Stating that the only hope for the Jew in Germany was a revolution from the “bottom”, in other words a Bolshevik upheaval, Emil Ludwig, famous biographer, made what he said was his second appearance before a Jewish audience in this country, when as principal speaker, he addressed more than seven hundred men and women at the annual meeting of the Congregation B’nai B’rith.
“This is the second time that I am addressing a Jewish audience,” he said, “and I wonder sometimes whether I have the right to do so, because I was not brought up as a religious Jew.
“I am one of the lost sons who have returned to the family, and there are more and more of us lost children of Israel returning to the fold. But I am happy that I had the intuition and the courage to come back to Israel more than twelve years ago.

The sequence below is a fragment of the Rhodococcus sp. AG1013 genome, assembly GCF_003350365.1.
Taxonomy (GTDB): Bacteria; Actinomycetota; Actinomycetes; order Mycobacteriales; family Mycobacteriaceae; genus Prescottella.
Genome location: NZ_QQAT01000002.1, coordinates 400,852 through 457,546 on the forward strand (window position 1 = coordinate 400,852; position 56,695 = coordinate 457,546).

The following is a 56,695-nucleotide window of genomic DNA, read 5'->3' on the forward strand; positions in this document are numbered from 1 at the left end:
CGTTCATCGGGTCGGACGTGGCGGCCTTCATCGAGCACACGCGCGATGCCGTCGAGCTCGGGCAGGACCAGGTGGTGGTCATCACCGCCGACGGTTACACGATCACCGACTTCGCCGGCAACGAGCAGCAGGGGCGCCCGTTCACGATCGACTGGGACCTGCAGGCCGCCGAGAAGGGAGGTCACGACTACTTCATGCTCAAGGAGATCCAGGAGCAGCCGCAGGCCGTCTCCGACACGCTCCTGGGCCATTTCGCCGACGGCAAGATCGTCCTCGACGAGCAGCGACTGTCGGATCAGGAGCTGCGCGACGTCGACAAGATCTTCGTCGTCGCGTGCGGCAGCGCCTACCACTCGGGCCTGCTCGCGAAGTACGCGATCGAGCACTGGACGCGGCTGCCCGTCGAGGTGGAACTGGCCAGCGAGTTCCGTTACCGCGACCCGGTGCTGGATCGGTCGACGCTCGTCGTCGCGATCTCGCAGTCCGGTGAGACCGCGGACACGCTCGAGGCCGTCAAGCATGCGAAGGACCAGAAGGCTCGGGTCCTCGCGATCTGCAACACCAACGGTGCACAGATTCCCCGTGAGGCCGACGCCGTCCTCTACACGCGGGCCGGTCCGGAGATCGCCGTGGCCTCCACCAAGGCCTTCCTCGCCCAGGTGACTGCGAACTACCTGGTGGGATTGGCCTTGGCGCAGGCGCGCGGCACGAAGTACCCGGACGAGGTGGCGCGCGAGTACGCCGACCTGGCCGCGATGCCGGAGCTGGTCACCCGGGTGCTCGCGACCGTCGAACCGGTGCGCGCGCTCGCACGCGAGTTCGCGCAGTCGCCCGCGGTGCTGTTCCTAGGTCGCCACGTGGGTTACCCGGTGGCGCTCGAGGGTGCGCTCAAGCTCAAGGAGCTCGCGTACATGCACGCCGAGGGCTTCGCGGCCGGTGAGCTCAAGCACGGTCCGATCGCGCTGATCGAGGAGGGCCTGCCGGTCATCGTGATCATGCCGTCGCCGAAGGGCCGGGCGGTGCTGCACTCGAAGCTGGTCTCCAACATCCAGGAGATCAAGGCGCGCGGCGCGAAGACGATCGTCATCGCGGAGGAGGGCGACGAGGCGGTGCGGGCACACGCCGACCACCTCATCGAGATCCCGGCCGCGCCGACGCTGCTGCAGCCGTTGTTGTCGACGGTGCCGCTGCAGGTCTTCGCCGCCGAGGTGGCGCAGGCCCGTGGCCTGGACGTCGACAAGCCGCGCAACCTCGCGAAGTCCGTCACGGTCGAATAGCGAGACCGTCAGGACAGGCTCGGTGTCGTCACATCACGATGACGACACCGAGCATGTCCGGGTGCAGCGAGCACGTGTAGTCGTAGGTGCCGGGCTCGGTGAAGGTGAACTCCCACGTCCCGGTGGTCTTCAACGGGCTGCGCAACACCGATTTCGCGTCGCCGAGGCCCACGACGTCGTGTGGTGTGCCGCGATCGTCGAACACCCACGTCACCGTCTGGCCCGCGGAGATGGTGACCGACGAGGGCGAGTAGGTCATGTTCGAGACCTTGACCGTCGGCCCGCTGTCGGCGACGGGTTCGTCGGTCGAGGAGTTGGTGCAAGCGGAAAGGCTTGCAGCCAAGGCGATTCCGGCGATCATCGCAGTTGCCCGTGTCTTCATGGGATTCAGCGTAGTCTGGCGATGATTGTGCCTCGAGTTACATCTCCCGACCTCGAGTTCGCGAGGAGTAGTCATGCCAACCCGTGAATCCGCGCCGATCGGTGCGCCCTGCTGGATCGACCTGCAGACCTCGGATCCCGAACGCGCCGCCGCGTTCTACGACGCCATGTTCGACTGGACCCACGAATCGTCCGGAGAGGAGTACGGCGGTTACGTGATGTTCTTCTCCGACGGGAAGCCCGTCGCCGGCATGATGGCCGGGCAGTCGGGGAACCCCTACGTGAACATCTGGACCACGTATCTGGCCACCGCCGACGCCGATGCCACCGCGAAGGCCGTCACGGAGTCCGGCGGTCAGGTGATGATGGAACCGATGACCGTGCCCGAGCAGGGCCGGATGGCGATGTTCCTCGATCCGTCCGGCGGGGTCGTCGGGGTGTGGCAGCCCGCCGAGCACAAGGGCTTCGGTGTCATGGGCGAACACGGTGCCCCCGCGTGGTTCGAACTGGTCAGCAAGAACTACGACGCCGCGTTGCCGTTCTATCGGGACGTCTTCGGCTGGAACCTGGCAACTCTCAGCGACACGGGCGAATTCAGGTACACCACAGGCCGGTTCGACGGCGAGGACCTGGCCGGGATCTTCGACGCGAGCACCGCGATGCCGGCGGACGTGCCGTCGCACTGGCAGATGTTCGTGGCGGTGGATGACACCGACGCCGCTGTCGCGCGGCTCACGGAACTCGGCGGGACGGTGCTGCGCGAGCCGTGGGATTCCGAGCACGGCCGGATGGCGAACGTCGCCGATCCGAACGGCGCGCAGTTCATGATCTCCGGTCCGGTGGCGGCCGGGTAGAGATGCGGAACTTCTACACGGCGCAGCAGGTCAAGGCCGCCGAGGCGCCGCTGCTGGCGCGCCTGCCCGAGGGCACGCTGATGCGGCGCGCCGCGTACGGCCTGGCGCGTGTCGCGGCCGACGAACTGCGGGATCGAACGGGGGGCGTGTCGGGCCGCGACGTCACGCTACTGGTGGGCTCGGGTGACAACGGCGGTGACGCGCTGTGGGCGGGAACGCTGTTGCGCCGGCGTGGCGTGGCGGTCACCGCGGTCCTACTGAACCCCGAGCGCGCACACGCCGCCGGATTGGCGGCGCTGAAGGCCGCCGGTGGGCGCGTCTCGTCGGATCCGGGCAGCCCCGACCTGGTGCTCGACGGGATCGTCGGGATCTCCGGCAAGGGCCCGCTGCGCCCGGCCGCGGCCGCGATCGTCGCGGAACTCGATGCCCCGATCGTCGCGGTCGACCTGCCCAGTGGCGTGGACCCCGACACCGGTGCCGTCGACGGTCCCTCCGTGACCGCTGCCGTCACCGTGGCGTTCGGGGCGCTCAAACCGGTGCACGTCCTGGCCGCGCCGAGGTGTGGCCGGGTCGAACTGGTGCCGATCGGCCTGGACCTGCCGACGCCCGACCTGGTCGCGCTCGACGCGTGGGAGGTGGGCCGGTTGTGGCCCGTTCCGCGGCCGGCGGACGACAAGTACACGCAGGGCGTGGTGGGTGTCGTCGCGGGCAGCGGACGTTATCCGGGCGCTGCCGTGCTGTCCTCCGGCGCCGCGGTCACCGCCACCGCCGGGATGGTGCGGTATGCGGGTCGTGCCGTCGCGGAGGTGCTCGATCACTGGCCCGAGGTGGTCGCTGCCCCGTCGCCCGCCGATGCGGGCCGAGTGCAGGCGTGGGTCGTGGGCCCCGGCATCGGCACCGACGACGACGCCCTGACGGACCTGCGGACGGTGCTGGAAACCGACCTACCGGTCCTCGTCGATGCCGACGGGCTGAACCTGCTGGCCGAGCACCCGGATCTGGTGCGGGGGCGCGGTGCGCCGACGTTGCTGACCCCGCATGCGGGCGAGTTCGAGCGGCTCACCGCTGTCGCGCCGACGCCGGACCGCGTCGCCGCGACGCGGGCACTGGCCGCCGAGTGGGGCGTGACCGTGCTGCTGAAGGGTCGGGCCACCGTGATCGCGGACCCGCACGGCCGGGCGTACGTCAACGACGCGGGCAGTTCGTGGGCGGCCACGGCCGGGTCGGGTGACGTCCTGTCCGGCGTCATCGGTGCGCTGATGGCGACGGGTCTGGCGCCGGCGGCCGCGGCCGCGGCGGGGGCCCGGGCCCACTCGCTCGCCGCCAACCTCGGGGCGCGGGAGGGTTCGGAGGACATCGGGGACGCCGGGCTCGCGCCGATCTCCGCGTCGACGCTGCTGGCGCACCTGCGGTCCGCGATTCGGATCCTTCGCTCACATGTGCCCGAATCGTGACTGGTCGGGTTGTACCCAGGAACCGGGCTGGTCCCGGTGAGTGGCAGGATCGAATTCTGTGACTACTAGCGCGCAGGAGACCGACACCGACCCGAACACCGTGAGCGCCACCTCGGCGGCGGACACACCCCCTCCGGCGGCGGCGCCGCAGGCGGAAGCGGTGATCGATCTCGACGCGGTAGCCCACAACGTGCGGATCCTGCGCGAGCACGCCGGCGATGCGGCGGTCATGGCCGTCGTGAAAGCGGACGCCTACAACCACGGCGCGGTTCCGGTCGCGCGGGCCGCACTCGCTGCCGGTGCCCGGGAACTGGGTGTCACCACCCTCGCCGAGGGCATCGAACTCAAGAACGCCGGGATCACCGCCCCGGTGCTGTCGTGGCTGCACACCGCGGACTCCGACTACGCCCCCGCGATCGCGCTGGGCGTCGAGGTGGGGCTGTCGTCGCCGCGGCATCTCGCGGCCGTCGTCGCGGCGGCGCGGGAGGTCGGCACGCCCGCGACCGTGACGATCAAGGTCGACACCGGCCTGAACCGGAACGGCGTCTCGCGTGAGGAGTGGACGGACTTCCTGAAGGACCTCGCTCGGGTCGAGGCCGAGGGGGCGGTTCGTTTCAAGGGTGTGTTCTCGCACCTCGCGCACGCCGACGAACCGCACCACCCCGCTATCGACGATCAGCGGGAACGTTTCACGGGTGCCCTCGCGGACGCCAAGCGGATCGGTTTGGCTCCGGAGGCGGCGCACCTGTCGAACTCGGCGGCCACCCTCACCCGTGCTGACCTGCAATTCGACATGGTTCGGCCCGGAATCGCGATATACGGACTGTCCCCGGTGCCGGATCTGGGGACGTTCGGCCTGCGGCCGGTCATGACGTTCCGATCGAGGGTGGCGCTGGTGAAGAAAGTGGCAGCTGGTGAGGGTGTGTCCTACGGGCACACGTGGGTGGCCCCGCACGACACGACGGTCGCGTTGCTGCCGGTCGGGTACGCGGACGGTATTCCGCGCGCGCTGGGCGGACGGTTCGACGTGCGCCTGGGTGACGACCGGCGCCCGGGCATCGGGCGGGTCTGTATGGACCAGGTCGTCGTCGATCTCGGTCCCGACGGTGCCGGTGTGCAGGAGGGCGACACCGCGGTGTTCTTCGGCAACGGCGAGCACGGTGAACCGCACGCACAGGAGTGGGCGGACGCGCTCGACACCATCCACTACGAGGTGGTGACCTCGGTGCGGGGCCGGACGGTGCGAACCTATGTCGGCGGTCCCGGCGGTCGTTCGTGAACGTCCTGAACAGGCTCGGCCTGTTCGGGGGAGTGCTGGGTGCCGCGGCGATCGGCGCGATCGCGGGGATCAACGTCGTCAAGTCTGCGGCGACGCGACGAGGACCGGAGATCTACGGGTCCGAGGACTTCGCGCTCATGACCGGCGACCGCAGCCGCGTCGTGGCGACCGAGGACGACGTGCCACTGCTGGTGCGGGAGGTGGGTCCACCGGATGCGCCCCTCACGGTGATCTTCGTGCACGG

“If the audience will question why I do not speak so vehemently against Hitler and the Nazis, I must point out that I still have relatives in Germany, upon whom vengeance would surely fall if I did speak in such a manner.
“The position of the Jew in Germany is hopeless. I can see only one hope, and it is becoming slowly apparent that it may become a possibility, and that is that there will be a revolution from the bottomâ€”a Bolshevik revolution in Germany.
“The Nazis had twenty-one points in their program. They could not fulfill twenty of these and so, with true Teutonic courage, they picked upon the twenty-first point, the weakest of them all, and attacked the Jews.”
The Archive of the Jewish Telegraphic Agency includes articles published from 1923 to 2008. Archive stories reflect the journalistic standards and practices of the time they were published.